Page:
Like a small child with a favourite book, I have played these tracks over and over again. And now, I will never hear them again without reaching inwards to the place where my characters took their form and became alive and difficult and real.









Crawling through the broken glass of a first draft



I am about 10,000 words off finishing the first draft of my first (she wrote, hopefully) novel. I’ve been saying that for a couple of months now and believe me, that doesn’t mean I haven’t been writing.

This story expands and shrinks in the telling of it. Early on I wondered if it might end up a novella, but the characters deepened as they took on the complexities of lived lives, and the plot thickened. And that meant more words were required.

You’d think the momentum would power you through to the end. I could probably knock it over in a weekend of kid-free, concentrated effort. Yet, knowing I’m so close has grounded me, like the nightmare where you know you must run to save your own life, but you cannot budge.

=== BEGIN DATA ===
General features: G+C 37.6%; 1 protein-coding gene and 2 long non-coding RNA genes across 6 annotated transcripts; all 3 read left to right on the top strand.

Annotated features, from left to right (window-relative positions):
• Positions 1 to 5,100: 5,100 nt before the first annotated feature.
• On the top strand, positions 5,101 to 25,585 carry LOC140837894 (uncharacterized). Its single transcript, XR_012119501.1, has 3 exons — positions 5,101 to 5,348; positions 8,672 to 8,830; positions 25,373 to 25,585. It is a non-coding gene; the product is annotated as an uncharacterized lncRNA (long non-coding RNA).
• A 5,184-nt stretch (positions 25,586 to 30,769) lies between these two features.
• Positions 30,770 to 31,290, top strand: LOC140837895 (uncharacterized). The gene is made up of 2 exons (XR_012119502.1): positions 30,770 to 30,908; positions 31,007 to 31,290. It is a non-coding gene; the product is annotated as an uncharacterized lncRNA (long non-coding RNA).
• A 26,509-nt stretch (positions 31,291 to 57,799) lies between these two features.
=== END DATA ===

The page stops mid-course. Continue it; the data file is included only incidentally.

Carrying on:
I am not in a race, I tell myself. I have no deadline or anything other than my own evil gnome of an inner voice telling me to ‘finish, finish, finish.’


Instead, I contemplate my characters as I hang the washing. I gather images of their place and time, of their unraveling moods and frivolous indulgences instead of paying the bills. I trawl for the music and the songs they listen to, dance to, love to and leave the dirty dishes for later. I read other’s stories, laughing, crying, devouring, respecting instead of sleeping.

There are many things to do, but I waste time doing nothing. It never lasts long, but that nothingness is a super powered fertilizer to my nutrient deprived creative roots.